Business in the Community
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Ensure a compelling, shared vision across your organisation.
A diverse workforce is a more productive workforce, so embed this ambition into your culture – and ensure your employees’ voices are heard, by encouraging people to share their ideas and experiences. You can watch the video for more top tips or read our guidance below.
Recommendations for developing a socio-economic strategy. Activities at each level are related, but distinguished by scale, detail or commitment.
Have visible role models from low socio-economic backgrounds; share stories of experiences and challenges to ensure visibility, unity and understanding at all levels of the institution.
Co-create and develop with your employees an employee‑centric model for inclusion and diversity to build a truly diverse and inclusive culture (see ‘Narrative’ and ‘Inclusion’ sections below).
Appoint a senior champion with an informed and respected voice to advocate for socio-economic diversity and inclusion internally.
Set aside board time to make the business case for increasing socio-economic diversity throughout the organisation, and to outline how this will be achieved, and in what timescale.
Appoint an individual who will take management and operational responsibility for monitoring socio-economic diversity and inclusion within the firm and implement ways in which it can be improved.
Ensure that communication is not all ‘top down’; establish an employee-led social mobility network where senior leaders can listen and amplify diverse voices.
Recommendations for optimising your approach. Activities at each level are related, but distinguished by scale, detail or commitment.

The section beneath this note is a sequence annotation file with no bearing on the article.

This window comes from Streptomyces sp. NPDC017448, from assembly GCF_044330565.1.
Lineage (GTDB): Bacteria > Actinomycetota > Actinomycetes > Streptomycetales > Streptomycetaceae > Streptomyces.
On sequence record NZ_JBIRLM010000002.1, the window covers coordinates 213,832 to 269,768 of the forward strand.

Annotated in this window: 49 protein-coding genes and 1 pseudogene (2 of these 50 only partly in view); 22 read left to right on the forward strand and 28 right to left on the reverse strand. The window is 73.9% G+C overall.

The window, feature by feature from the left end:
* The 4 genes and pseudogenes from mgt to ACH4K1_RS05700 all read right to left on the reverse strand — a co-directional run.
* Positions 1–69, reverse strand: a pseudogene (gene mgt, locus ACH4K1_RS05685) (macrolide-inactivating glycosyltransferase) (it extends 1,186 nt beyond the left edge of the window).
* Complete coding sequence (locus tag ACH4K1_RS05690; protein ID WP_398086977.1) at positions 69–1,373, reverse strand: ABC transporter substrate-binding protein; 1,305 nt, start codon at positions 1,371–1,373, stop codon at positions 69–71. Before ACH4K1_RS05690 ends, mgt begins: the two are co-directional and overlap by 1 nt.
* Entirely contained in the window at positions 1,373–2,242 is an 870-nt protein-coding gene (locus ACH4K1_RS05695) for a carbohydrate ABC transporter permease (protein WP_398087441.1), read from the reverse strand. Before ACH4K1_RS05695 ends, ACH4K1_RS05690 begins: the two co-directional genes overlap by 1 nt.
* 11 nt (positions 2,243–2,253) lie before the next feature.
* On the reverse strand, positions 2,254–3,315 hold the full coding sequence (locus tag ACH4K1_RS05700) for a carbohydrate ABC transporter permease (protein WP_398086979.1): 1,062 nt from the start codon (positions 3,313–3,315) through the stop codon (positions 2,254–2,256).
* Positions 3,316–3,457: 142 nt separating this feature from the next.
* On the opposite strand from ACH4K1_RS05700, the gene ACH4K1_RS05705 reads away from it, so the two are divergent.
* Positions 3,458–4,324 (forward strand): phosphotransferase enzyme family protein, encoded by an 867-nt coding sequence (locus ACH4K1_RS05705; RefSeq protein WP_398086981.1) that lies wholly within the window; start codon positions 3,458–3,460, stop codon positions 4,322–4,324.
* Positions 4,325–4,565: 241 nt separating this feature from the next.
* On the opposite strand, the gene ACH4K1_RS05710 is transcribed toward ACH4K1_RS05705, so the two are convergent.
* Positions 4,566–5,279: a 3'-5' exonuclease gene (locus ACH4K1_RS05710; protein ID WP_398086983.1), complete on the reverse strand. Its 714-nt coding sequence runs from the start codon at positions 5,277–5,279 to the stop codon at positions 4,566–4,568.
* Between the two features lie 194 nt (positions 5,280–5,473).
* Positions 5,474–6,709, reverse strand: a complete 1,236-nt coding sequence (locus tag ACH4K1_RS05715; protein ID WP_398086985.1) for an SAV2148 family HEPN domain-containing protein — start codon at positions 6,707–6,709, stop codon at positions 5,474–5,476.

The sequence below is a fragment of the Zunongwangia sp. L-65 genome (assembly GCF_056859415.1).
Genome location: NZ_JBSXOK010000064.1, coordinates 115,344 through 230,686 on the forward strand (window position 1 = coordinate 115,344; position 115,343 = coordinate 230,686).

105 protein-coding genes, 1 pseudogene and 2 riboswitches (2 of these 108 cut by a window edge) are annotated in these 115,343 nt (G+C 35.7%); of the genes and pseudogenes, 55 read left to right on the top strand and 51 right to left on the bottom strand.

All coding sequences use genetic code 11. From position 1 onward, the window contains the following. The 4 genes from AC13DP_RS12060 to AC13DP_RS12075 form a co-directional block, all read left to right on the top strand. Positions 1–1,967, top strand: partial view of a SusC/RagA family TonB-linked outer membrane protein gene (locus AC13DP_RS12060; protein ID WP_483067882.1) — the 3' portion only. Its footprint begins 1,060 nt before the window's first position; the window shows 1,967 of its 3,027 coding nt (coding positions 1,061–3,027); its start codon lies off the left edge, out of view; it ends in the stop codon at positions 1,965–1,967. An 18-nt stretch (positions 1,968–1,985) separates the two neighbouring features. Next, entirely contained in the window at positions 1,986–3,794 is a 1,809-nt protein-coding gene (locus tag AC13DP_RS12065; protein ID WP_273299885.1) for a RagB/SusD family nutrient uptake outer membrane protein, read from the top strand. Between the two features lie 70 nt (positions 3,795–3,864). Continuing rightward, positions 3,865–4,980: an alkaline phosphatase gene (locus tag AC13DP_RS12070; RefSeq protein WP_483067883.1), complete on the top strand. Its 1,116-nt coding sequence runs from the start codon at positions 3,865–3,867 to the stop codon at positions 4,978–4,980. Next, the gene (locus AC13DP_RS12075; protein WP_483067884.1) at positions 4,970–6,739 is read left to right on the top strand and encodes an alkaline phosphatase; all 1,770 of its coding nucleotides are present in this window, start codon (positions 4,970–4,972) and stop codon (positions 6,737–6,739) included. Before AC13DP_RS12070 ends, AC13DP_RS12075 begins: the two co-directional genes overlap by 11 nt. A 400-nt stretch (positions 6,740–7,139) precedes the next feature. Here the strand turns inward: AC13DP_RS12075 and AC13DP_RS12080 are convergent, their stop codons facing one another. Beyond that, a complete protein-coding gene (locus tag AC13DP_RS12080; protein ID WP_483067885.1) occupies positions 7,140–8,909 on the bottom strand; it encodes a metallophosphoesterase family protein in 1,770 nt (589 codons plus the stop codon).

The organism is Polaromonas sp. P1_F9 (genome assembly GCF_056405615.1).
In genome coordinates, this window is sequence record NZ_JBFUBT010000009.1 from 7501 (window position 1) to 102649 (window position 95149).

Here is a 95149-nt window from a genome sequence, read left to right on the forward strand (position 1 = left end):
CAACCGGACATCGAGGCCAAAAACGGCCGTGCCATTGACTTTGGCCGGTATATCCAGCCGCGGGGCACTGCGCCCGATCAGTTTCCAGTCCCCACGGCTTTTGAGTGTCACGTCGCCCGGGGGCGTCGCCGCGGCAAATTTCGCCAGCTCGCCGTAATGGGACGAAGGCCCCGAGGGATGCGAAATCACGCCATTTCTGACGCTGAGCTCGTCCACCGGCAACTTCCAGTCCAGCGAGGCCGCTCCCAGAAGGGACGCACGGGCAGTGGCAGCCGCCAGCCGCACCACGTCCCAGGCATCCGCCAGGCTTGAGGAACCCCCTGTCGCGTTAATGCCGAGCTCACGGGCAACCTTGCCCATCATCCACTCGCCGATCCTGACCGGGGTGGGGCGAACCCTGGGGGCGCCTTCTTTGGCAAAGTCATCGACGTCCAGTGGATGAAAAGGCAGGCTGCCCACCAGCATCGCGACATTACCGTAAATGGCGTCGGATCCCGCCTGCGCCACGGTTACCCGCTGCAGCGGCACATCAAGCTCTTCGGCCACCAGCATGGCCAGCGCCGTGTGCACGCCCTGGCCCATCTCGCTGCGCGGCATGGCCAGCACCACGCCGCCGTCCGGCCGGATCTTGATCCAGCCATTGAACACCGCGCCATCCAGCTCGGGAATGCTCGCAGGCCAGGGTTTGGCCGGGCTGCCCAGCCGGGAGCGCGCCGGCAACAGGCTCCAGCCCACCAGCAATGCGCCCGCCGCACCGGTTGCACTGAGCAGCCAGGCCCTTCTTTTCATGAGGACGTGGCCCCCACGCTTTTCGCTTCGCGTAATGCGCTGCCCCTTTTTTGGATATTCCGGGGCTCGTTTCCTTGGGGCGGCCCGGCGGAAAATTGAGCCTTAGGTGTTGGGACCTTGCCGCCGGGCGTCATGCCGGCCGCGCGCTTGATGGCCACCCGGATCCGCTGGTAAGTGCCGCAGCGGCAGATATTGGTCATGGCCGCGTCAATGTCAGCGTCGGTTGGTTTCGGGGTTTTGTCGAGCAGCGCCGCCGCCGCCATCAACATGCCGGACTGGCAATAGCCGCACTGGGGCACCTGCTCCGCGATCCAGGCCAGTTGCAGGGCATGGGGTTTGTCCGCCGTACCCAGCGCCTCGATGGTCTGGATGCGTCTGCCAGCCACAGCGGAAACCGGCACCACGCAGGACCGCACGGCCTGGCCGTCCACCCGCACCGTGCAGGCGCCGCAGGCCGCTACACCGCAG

Appoint a senior leader with an external profile as a leading advocate for socio-economic diversity and inclusion.
Appoint individuals at all levels to be accountable to the board for this agenda and communicate this internally.
Convene a community of managers or champions with individual accountability to advocate socio-economic diversity internally.
Ensure there is:
Deliver training on how to deal with micro-aggressions, harassment and bullying to place greater accountability on actions.
Connect with charities who can lend their expertise on how to build strong leadership and culture focused on social mobility.
Share your sector-wide collaboration efforts (see ‘Advocacy’ section for more detail).
Engage middle and senior colleagues in crafting a narrative about socio‑economic diversity that highlights:
Use easy-to-remember phrases, such as ‘potential, not polish’.
Celebrate the variety of entry routes into the firm to remove ‘stigma’ attached to some non‑traditional entry routes (e.g. apprenticeships).
Provide examples and insights of the impact of micro‑aggressions and exclusionary behaviours.
Include elements of this narrative in regular internal communications alongside other diversity areas to emphasise intersectionality.
Ensure the Chair and CEO are internally and externally public in their support for this narrative.